For a complete list of my publications please see my
Publications & Research
1. Monograph: History Dances: Chronicling the History of Traditional Mandinka Dance
Status: Published, Routledge, 2018.
For more information:
History Dances: Chronicling the History of Traditional Mandinka Dance, argues that a wealth of information is housed within traditional Mandinka dances. Subsequently, the dances can be used as an African derived primary source for writing African history. The book highlights the overall value of studying Mandinka dance history specifically, and African dance history generally, and it addresses the issue of scarcity with regard to primary sources for writing African history.
History Dances is distinct from other history books because it emphasizes the academic practical utilization of an artform that is generally performed, as a methodology for constructing written narratives. The book targets undergraduate college students, but scholars in the fields of dance history, African history, performance studies, and cultural anthropology, among others, will find the book useful as well.
2. Textbook: Historical Perspectives on Dance in Africa
Status: Published, Intelligentsia Press, 2019. (For more info. click the picture)
The market is saturated with dance history books solely representing European narratives. Those dance history books that do include representations of Black dance-making, primarily discuss a few popularly known historic Black dance artists. More alarming, African dance history is often not discussed at all. Historical Perspectives on Dance in Africa, seeks to introduce undergraduate dance history students to the history of locations in North, West, South, and Central Africa, and to the dances that influence and are impacted on by that history.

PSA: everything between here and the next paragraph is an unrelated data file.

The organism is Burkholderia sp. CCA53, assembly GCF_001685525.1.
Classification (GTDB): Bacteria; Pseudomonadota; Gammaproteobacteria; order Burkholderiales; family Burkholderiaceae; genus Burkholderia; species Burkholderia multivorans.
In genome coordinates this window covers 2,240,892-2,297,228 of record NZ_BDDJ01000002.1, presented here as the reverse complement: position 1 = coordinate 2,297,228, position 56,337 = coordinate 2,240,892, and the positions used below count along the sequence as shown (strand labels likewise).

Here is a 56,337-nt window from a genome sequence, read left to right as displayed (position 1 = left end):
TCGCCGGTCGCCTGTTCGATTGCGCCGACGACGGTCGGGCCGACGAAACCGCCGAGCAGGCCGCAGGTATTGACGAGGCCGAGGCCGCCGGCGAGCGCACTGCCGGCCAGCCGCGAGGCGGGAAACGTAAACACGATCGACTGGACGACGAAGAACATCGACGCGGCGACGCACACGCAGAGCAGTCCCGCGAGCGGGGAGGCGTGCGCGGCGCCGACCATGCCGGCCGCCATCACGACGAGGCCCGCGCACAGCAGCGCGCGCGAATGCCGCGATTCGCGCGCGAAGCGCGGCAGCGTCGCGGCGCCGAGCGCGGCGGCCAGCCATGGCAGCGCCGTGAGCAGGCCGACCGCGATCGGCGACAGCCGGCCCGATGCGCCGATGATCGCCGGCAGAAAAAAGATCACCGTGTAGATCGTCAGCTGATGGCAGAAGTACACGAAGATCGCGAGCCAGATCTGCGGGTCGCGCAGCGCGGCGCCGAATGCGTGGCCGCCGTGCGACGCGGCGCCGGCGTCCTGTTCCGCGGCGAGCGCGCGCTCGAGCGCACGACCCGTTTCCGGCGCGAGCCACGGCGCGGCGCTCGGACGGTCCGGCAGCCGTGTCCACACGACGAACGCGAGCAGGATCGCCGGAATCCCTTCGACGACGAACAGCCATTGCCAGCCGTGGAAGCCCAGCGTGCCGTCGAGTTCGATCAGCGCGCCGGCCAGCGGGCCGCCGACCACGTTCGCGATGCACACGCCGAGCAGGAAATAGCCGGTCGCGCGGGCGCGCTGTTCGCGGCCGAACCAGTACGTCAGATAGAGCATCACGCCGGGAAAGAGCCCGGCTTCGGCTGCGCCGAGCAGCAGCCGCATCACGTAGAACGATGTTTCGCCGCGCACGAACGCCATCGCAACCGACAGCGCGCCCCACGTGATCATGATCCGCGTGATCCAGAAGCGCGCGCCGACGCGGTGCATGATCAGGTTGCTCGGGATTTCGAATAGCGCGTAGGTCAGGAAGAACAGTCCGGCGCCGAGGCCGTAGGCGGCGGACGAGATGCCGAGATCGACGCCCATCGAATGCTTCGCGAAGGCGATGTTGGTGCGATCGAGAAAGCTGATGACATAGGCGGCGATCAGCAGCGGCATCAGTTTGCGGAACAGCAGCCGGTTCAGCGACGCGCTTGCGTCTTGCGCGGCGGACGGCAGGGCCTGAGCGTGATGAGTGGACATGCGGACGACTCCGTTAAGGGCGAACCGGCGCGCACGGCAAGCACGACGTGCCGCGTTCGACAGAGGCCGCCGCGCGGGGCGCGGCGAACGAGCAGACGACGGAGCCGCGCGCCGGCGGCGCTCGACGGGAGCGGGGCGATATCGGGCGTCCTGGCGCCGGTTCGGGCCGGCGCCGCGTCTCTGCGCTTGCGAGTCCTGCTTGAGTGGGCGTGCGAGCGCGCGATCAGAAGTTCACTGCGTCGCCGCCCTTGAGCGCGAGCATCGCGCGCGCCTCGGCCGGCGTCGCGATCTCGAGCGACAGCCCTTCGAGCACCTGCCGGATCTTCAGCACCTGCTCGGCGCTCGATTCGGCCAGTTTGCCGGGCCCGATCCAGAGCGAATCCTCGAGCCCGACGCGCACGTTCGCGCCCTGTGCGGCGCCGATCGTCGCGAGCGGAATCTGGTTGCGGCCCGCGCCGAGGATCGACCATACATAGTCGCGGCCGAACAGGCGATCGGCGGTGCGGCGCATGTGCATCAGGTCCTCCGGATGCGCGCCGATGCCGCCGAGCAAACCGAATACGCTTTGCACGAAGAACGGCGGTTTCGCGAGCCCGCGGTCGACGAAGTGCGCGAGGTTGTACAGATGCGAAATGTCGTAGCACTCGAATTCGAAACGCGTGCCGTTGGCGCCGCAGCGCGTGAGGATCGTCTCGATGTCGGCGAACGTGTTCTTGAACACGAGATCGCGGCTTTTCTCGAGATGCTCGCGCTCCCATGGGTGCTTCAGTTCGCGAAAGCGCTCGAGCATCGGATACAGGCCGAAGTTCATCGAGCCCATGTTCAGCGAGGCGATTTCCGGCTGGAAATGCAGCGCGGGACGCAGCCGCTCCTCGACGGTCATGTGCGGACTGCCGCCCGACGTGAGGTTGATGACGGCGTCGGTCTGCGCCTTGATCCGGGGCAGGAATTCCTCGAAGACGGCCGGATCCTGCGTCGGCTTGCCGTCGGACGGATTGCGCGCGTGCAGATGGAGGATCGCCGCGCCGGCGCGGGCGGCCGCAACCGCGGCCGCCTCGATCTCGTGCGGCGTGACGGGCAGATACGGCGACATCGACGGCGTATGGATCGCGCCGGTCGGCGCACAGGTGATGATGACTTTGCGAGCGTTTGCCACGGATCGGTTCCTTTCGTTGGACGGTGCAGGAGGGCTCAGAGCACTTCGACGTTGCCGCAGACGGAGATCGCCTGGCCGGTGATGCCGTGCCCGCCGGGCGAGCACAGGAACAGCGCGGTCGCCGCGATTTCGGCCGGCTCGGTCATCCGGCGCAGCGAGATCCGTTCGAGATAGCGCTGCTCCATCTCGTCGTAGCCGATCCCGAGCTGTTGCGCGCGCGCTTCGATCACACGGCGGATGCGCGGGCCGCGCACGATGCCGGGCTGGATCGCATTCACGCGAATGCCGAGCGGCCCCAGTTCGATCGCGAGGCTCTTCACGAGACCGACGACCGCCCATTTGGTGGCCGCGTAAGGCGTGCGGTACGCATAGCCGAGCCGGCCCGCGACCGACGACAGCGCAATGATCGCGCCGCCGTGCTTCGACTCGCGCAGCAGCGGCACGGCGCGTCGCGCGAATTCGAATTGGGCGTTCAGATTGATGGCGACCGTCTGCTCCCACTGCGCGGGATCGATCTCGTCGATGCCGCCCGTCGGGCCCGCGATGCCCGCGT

Historical Perspectives on Dance in Africa proves to be a vital introductory text for undergraduate students with little to no experience or prior knowledge of African dance history.
3. Journal: Evoke: A Historical, Theoretical, and Cultural Analysis of Africana Dance
Status: Published, Howard University's digital platform, Bepress Digital Commons, 2017.
(For info. click the picture)
I founded the peer-reviewed digital journal, Evoke: A Historical, Theoretical, and Cultural Analysis of Africana Dance and Theatre, to encourage the documentation of, and rigorous discourse on Africana dance, theatre, and film. Africana is understood to mean all people of African descent on and outside of the continent of Africa.
4. Article: "It Fits Like a Glove: Women and Black Consciousness in South Africa, 1901-1989,"
Status: Published. Africalogical Perspectives: Historical and Contemporary Analysis of Race and Africana Studies, Spring Issue, 2014, pp. 77-92.
Identity is often used as a tool -- on and off stage -- to combat oppression, expose injustice, and to affirm the humanity and value of a people and their culture. Off stage, or in extra theatrical spaces, it is presented and rehearsed, and thus, performed in those spaces as well. "It Fits Like a Glove: Women and Black Consciousness in South Africa, 1901-1989," accentuates the performance of identity, and the history of African women's agency in South Africa, during the inception, the height of, and beyond the period of, the Black Conscious Movement.